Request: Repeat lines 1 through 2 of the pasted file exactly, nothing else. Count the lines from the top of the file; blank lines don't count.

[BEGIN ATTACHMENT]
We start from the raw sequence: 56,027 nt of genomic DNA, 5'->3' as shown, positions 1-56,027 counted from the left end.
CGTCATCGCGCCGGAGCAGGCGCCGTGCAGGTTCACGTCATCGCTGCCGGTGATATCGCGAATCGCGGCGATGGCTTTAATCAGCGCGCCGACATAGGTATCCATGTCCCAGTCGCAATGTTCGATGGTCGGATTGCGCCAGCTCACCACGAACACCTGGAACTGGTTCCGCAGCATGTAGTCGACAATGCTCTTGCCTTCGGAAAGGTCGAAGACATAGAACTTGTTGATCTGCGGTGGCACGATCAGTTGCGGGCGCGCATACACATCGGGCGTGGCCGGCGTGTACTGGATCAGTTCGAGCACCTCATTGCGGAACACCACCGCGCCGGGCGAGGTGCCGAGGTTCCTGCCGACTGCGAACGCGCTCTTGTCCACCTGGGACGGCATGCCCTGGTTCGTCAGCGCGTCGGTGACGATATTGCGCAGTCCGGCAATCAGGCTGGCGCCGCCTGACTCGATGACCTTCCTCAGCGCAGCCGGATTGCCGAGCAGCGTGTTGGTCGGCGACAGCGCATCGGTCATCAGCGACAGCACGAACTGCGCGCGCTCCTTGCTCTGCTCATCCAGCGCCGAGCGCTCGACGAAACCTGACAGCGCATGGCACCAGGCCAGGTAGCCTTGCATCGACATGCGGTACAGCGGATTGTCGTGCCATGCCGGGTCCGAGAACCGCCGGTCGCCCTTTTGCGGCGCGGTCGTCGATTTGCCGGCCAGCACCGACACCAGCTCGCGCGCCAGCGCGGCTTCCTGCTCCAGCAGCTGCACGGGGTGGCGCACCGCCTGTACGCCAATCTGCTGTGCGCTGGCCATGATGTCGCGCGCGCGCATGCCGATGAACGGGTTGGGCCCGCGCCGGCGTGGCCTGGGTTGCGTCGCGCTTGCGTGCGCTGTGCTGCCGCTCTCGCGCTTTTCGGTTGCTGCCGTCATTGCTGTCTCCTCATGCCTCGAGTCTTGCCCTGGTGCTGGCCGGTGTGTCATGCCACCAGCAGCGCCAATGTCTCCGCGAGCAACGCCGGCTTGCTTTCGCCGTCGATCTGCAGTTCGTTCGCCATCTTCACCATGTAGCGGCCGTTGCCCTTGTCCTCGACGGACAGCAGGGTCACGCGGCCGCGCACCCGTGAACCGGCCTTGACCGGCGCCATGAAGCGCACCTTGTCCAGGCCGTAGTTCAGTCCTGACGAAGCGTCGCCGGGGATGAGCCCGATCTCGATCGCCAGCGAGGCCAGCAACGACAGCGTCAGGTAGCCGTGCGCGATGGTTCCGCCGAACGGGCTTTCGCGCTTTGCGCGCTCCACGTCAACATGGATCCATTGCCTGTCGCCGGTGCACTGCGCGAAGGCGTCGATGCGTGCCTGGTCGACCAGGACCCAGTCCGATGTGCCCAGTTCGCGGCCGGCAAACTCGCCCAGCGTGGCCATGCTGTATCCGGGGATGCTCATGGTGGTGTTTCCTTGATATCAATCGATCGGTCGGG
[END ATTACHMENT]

We start from the raw sequence: 56,027 nt of genomic DNA, 5'->3' as shown, positions 1-56,027 counted from the left end.
CGTCATCGCGCCGGAGCAGGCGCCGTGCAGGTTCACGTCATCGCTGCCGGTGATATCGCGAATCGCGGCGATGGCTTTAATCAGCGCGCCGACATAGGTATCCATGTCCCAGTCGCAATGTTCGATGGTCGGATTGCGCCAGCTCACCACGAACACCTGGAACTGGTTCCGCAGCATGTAGTCGACAATGCTCTTGCCTTCGGAAAGGTCGAAGACATAGAACTTGTTGATCTGCGGTGGCACGATCAGTTGCGGGCGCGCATACACATCGGGCGTGGCCGGCGTGTACTGGATCAGTTCGAGCACCTCATTGCGGAACACCACCGCGCCGGGCGAGGTGCCGAGGTTCCTGCCGACTGCGAACGCGCTCTTGTCCACCTGGGACGGCATGCCCTGGTTCGTCAGCGCGTCGGTGACGATATTGCGCAGTCCGGCAATCAGGCTGGCGCCGCCTGACTCGATGACCTTCCTCAGCGCAGCCGGATTGCCGAGCAGCGTGTTGGTCGGCGACAGCGCATCGGTCATCAGCGACAGCACGAACTGCGCGCGCTCCTTGCTCTGCTCATCCAGCGCCGAGCGCTCGACGAAACCTGACAGCGCATGGCACCAGGCCAGGTAGCCTTGCATCGACATGCGGTACAGCGGATTGTCGTGCCATGCCGGGTCCGAGAACCGCCGGTCGCCCTTTTGCGGCGCGGTCGTCGATTTGCCGGCCAGCACCGACACCAGCTCGCGCGCCAGCGCGGCTTCCTGCTCCAGCAGCTGCACGGGGTGGCGCACCGCCTGTACGCCAATCTGCTGTGCGCTGGCCATGATGTCGCGCGCGCGCATGCCGATGAACGGGTTGGGCCCGCGCCGGCGTGGCCTGGGTTGCGTCGCGCTTGCGTGCGCTGTGCTGCCGCTCTCGCGCTTTTCGGTTGCTGCCGTCATTGCTGTCTCCTCATGCCTCGAGTCTTGCCCTGGTGCTGGCCGGTGTGTCATGCCACCAGCAGCGCCAATGTCTCCGCGAGCAACGCCGGCTTGCTTTCGCCGTCGATCTGCAGTTCGTTCGCCATCTTCACCATGTAGCGGCCGTTGCCCTTGTCCTCGACGGACAGCAGGGTCACGCGGCCGCGCACCCGTGAACCGGCCTTGACCGGCGCCATGAAGCGCACCTTGTCCAGGCCGTAGTTCAGTCCTGACGAAGCGTCGCCGGGGATGAGCCCGATCTCGATCGCCAGCGAGGCCAGCAACGACAGCGTCAGGTAGCCGTGCGCGATGGTTCCGCCGAACGGGCTTTCGCGCTTTGCGCGCTCCACGTCAACATGGATCCATTGCCTGTCGCCGGTGCACTGCGCGAAGGCGTCGATGCGTGCCTGGTCGACCAGGACCCAGTCCGATGTGCCCAGTTCGCGGCCGGCAAACTCGCCCAGCGTGGCCATGCTGTATCCGGGGATGCTCATGGTGGTGTTTCCTTGATATCAATCGATCGGTCGGG